A Solider’s Honor and “Glory”

After viewing Glory I pondered it historical meaning and context for quite some time.  Overall, I felt the film did a good job portraying the 54th Massachusetts regiment.  The film showed how they had difficulty acquiring their gear at first, but was given weapons and clothing.  Also, it did an excellent job showing just how fast the African Americans learned to march and acquire other military skills.  They did this by commenting on their progress and later, by other officers commenting to Colonel Shaw about how well his regiment marched and behaved.

I liked how the movie incorporated the letters Shaw wrote to his family back home, I thought that added a nice touch, especially since lettering writing was prevalent and it is part of the primary documents that show the history of the 54th.  It also served as a nice narration between scenes, events, etcetera.  Glory captured the struggles through which the 54th went through to gain recognition and dealing with racism during the war.  I remember in the readings that the men were pissed off that the Confederates did not treat Shaw to a proper officer burial and buried him in the trench.  Glory showed Shaw being thrown into the trench, but did not mention that his men went back and dug him out to give him the proper burial.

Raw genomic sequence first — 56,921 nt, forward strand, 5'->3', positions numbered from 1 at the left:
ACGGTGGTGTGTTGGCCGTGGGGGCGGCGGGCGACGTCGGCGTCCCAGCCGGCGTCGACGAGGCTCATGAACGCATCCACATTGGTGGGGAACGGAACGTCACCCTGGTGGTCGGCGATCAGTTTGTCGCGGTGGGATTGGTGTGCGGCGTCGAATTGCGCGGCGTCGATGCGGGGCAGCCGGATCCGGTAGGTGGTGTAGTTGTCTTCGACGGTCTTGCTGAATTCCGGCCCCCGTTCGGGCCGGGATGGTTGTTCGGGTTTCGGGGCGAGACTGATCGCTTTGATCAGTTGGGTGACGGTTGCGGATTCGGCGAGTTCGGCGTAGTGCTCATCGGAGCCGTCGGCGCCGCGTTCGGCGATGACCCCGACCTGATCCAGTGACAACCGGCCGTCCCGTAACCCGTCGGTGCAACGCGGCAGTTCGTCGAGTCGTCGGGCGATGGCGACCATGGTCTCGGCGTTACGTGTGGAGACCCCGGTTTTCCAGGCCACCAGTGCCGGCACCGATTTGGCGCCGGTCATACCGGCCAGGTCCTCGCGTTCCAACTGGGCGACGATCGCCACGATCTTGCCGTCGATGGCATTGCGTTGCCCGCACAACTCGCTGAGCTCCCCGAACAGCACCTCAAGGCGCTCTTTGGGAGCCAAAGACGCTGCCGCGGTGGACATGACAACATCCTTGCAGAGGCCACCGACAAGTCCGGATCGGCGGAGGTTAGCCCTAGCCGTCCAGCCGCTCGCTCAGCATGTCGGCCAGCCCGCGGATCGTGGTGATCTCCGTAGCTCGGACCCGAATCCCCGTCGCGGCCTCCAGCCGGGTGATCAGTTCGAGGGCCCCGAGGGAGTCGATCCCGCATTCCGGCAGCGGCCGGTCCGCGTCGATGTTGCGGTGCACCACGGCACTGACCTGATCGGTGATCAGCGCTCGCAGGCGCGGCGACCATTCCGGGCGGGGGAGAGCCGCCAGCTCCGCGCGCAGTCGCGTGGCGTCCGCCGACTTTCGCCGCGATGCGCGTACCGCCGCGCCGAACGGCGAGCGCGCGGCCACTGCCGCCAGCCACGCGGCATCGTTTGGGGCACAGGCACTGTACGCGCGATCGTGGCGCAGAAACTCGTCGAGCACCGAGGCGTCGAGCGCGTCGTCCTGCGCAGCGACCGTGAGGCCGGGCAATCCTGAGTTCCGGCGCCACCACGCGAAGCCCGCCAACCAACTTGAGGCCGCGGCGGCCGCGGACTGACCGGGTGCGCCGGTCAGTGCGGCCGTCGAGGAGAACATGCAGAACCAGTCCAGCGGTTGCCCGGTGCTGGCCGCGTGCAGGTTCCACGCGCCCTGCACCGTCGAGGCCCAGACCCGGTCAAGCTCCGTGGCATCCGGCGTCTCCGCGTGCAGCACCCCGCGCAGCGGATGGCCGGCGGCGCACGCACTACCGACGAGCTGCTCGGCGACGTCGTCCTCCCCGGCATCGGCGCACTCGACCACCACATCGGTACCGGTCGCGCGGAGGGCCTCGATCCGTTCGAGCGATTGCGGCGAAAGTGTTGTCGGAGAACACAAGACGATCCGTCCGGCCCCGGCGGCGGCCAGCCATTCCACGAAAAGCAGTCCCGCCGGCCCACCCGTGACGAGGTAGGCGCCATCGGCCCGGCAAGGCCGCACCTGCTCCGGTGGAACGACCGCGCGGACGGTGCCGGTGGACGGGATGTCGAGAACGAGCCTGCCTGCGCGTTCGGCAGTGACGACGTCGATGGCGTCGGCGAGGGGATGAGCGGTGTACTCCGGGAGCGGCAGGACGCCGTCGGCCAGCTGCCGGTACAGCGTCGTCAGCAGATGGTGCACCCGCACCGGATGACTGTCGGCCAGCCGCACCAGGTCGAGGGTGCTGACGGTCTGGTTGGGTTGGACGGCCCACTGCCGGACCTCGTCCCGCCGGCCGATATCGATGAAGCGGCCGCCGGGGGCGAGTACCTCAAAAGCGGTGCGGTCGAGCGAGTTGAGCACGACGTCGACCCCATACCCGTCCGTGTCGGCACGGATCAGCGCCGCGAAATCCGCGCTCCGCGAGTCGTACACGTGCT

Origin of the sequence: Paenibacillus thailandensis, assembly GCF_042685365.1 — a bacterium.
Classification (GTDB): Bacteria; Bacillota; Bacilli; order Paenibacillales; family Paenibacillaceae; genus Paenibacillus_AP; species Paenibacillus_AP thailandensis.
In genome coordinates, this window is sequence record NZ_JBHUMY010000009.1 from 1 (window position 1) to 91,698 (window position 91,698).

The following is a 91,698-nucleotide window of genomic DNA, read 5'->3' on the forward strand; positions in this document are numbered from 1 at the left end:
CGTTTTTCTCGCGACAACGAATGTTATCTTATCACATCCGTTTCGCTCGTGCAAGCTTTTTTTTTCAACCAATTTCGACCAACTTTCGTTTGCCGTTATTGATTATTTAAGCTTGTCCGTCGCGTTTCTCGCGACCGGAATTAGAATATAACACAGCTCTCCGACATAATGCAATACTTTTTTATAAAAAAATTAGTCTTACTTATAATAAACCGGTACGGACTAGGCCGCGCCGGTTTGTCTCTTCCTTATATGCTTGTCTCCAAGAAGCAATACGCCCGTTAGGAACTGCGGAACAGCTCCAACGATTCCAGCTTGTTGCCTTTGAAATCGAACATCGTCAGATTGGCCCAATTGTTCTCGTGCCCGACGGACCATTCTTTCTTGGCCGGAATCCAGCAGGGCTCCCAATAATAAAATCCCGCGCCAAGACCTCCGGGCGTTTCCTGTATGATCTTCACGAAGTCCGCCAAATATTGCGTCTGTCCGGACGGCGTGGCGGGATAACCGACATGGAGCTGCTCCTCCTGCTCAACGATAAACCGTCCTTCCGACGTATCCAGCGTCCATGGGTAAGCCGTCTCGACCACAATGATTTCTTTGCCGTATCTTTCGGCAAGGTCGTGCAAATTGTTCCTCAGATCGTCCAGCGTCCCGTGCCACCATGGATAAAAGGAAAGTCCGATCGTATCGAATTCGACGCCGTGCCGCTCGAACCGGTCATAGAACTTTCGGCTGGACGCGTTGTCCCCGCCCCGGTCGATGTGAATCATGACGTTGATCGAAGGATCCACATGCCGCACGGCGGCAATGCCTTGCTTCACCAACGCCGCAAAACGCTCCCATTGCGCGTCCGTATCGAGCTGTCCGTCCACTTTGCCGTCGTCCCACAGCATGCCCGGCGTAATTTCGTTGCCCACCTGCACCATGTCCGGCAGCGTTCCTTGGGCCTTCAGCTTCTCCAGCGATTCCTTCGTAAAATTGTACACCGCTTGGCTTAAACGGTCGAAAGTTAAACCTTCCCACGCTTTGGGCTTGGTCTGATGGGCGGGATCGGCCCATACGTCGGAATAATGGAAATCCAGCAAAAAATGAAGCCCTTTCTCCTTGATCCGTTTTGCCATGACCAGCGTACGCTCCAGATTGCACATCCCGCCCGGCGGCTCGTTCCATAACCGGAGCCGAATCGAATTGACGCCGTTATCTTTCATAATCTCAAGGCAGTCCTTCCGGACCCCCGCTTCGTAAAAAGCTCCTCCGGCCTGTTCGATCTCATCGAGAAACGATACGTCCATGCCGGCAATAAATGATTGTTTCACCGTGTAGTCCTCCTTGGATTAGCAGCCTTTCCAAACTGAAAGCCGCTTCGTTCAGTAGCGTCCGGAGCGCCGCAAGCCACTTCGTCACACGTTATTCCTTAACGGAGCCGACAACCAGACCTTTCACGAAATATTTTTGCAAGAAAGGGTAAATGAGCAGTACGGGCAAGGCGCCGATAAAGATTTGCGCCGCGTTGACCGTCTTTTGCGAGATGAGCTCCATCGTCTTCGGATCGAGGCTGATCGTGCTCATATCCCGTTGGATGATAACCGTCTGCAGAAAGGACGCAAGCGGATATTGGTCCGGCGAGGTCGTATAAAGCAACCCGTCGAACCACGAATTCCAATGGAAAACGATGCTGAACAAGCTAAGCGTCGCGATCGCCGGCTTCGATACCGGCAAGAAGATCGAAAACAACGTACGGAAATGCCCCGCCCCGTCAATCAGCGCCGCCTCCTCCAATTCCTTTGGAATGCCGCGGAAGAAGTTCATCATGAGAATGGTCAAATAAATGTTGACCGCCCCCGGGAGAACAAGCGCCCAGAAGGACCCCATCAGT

The movie overall serves as a guideline history for the 54th Massachusetts regiment and could be used as a secondary source, but only with the knowledge that not everything is correct.  Characters are made up and some events as well, but one has to remember it was made for a general audience appeal.  The film does explain at the end in text that Fort Wagner was never taken and the 54th lost over half its men in the attack, which is true.  The text also tells the audience, in much less words, that this is a moment in the war, a moment that stood out and gave recognition to African Americans as men, not as property.  This moment got Congress to recognize African Americans and authorize the raising of black troops throughout the Union.